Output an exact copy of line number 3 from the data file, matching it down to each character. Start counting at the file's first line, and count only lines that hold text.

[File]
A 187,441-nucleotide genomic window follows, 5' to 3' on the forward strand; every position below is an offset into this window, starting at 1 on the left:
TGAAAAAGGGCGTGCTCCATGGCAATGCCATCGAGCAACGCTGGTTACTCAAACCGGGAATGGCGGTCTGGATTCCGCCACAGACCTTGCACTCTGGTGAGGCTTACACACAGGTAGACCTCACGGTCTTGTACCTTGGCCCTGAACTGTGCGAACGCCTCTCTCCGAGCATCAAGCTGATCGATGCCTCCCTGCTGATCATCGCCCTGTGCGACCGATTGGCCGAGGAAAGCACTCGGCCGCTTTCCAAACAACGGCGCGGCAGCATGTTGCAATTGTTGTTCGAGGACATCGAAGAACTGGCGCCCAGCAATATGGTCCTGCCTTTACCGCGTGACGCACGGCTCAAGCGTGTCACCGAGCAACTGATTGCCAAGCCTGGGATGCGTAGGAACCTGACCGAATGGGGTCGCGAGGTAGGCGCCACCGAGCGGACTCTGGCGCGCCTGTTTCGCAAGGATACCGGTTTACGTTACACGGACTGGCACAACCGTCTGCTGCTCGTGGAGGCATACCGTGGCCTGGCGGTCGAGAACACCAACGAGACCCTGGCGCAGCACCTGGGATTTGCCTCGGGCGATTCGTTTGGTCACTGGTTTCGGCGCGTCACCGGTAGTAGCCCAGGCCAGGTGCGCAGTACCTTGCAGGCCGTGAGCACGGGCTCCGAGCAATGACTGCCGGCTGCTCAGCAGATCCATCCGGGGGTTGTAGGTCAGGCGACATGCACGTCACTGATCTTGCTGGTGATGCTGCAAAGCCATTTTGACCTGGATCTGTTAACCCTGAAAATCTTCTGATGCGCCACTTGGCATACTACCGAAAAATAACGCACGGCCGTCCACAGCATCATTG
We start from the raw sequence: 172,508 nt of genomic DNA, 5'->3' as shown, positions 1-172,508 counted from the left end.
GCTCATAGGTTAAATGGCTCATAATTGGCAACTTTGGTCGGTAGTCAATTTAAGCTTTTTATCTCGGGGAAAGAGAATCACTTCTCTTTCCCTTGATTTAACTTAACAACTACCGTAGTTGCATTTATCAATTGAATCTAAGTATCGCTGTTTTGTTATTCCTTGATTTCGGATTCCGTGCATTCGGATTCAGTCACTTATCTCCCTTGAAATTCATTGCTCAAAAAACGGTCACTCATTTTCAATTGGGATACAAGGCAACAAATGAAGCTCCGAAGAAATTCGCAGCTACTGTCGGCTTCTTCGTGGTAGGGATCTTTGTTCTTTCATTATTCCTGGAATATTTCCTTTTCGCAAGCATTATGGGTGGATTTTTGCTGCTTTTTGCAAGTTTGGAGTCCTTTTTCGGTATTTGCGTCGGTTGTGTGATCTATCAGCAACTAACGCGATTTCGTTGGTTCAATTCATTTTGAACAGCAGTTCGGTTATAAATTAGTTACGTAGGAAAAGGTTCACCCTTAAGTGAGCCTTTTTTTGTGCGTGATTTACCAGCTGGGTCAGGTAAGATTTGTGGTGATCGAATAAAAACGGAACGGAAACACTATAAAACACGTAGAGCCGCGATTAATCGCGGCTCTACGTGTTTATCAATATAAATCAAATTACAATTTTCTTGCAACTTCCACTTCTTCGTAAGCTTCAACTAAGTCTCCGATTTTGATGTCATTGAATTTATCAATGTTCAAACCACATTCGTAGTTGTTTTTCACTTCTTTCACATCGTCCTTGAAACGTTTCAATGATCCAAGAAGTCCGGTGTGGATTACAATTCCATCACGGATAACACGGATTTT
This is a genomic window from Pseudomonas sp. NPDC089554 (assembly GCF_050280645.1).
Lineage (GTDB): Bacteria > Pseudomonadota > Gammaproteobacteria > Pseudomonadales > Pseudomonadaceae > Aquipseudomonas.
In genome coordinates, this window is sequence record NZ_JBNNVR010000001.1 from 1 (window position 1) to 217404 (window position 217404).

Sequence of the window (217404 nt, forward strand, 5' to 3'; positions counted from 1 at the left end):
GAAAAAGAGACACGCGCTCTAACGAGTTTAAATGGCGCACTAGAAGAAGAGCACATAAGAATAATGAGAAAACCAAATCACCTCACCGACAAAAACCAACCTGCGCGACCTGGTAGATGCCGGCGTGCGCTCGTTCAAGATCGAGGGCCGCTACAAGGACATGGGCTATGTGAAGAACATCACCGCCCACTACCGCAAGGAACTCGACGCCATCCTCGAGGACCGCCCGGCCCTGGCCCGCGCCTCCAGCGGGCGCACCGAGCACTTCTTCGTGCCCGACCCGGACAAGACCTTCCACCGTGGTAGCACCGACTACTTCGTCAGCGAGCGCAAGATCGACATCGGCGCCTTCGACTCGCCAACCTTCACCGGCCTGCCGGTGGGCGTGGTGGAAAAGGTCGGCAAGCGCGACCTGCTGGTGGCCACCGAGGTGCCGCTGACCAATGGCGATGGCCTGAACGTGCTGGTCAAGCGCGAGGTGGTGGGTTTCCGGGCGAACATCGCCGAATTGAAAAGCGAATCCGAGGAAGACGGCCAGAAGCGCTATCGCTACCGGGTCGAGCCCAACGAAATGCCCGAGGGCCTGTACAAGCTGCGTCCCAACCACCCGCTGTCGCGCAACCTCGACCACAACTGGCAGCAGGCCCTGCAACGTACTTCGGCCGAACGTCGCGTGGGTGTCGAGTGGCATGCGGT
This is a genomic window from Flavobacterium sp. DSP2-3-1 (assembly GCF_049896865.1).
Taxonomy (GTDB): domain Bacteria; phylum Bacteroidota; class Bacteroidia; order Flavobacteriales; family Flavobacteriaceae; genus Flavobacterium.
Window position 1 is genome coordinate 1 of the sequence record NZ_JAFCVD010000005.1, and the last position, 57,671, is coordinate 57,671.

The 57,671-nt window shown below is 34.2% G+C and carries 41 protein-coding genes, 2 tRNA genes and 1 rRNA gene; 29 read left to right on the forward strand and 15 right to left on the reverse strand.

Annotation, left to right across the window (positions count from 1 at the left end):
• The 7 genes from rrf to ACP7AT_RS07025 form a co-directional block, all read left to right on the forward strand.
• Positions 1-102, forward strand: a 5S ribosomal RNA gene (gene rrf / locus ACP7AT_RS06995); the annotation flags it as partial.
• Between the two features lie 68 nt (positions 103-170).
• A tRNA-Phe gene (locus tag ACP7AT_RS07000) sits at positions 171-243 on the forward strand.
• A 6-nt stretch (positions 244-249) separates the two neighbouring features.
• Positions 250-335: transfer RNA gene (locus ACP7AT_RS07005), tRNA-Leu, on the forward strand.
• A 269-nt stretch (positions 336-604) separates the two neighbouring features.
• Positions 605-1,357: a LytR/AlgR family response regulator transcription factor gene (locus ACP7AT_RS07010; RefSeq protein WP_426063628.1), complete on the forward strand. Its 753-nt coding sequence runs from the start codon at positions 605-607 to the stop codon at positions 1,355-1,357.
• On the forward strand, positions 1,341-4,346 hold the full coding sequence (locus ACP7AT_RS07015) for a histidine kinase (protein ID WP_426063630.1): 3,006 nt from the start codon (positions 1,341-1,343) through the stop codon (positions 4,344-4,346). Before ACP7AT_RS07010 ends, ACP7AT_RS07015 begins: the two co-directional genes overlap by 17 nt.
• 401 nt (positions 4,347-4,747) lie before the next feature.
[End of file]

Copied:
We start from the raw sequence: 172,508 nt of genomic DNA, 5'->3' as shown, positions 1-172,508 counted from the left end.